How do you find being a stay-at home dad in Beijing?
I've been a stay-at-home Dad since February, so, in some regards being a stay-at-home dad in Beijing is just like being a stay-at-home Dad in the States. I still give kids a bath and go grocery shopping. But here, I don't speak the language, and the support group that we had in the States is not here. It's different in that regard and I have to figure out how to navigate a new city in a different cultural context.
In the States, we had several people living in the same city. My sister lived almost an hour plus away from me, as well as other extended families. So when Ginelle was at work and I had a migraine or something, I had people I could call to hang out with me and the kids, but here I have to deal with the issues on my own. I have yet to meet other stay-at-home Dads as well.
In one of the Wechat groups, they changed their title a bit. One is now Moms music group and Cory. Because I found out that everyone is happy to have the kids and I there, it's just that having a stay-at-home Dad wanting to join was new for them.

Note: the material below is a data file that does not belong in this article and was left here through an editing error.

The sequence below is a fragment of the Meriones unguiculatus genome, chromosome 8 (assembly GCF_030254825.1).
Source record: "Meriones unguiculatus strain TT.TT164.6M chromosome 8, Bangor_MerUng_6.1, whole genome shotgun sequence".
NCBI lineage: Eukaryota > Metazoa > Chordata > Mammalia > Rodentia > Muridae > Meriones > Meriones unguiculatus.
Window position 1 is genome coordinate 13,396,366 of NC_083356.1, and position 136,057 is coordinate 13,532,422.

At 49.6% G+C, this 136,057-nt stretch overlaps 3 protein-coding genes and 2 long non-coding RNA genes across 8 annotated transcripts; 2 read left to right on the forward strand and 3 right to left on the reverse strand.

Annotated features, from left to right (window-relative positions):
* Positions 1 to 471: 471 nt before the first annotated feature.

How did you decide to come to China?
We decided to go abroad because even though Ginelle has a Masters in teaching English to learners of other languages, while we were in the United States she kept getting passed over for jobs because she didn't have experience teaching overseas. We have also been wanting to travel and the most affordable way for us to do so is to work. So since she needs overseas experience if she wants to work in the States, we decided to travel. There was an ESL job that she was looking at... and that's how we moved to China.
What are the perks of bringing up your family in Beijing?
So the perks would be to meet a lot of new people, expose our kids to a new culture which I always think is a good thing and learn interesting things while we're here.
What are the challenges you've faced?
Culture shock. I don't speak the language, and everyone has been very friendly especially to the kids, sometimes overly to the point where it's like some of the people will try to pick up the children and take pictures with them. You're walking down the street and they will grab them to do a selfie. It's like we have our own papparazzi. Like people want to take pictures of us, more the kids than us. That's been a cultural thing. Like if we went to a park back home, no one would care but here we literally have people making circles around us, taking pictures of us while we're eating lunch and... we try to take it in stride and ignore them.
Are you already thinking of the kids' schooling?